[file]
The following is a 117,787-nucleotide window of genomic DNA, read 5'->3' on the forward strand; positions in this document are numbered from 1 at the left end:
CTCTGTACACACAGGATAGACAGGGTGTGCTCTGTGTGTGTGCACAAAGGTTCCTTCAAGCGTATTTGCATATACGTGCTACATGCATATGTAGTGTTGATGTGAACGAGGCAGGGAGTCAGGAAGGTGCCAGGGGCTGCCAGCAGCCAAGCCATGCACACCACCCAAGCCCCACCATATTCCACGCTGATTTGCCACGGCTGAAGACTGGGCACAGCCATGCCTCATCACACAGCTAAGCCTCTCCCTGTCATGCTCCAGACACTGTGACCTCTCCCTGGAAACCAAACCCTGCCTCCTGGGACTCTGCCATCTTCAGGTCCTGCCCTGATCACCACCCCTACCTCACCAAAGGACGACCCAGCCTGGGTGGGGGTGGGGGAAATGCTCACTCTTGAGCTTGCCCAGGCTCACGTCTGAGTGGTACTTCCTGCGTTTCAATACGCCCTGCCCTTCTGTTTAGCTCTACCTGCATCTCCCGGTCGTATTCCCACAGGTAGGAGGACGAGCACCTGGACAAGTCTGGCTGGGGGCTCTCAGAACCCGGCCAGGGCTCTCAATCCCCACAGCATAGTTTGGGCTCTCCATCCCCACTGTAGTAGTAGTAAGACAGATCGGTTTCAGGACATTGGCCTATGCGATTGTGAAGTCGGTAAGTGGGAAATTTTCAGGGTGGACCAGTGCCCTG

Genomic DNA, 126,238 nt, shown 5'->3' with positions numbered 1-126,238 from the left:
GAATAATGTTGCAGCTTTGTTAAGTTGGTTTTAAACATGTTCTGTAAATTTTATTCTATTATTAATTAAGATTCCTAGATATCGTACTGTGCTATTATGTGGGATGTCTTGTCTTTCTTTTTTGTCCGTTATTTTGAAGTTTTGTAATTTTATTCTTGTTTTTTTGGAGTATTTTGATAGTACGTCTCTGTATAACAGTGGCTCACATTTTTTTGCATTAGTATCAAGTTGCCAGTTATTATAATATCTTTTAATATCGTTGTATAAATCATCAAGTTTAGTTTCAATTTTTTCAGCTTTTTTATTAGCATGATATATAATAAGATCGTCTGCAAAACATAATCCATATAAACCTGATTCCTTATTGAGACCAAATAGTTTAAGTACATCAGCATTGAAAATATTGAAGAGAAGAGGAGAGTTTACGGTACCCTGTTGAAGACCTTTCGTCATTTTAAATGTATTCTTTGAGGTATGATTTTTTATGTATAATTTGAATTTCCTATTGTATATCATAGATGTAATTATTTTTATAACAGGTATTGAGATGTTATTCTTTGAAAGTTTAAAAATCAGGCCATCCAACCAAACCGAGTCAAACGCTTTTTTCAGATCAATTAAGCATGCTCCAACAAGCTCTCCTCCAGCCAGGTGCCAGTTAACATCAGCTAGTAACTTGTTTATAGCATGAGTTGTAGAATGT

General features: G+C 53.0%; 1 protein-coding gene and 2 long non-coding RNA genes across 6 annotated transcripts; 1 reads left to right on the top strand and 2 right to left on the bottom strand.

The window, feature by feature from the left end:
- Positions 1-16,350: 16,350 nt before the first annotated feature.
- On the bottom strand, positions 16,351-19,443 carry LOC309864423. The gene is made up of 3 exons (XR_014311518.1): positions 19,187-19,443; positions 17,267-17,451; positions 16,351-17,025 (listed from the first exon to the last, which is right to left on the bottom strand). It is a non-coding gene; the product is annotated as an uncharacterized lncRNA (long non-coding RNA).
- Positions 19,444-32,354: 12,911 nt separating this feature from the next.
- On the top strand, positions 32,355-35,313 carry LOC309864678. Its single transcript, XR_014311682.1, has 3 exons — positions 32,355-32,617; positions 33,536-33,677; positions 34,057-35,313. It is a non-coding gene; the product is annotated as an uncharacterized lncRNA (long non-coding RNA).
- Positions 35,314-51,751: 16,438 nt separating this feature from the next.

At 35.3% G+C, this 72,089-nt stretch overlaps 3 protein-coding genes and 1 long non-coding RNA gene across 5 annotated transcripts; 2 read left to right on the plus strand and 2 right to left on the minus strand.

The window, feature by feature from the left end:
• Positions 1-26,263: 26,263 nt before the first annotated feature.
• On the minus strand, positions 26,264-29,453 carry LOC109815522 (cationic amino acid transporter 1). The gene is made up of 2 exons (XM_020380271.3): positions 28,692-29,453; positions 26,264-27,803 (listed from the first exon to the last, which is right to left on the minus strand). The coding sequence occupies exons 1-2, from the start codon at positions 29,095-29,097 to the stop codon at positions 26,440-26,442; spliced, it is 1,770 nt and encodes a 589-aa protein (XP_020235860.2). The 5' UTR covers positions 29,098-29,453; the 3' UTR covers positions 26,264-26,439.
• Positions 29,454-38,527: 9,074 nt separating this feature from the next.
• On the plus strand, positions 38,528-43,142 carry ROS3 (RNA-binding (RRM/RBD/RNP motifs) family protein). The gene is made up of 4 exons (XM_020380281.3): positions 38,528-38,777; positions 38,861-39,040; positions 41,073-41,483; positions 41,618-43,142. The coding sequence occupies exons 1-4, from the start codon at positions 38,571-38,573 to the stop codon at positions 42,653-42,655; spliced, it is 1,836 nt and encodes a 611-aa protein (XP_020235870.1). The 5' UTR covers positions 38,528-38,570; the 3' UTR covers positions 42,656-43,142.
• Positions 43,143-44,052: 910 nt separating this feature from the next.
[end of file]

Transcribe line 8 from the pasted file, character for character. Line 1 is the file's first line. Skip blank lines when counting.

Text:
- On the bottom strand, positions 16,351-19,443 carry LOC309864423. The gene is made up of 3 exons (XR_014311518.1): positions 19,187-19,443; positions 17,267-17,451; positions 16,351-17,025 (listed from the first exon to the last, which is right to left on the bottom strand). It is a non-coding gene; the product is annotated as an uncharacterized lncRNA (long non-coding RNA).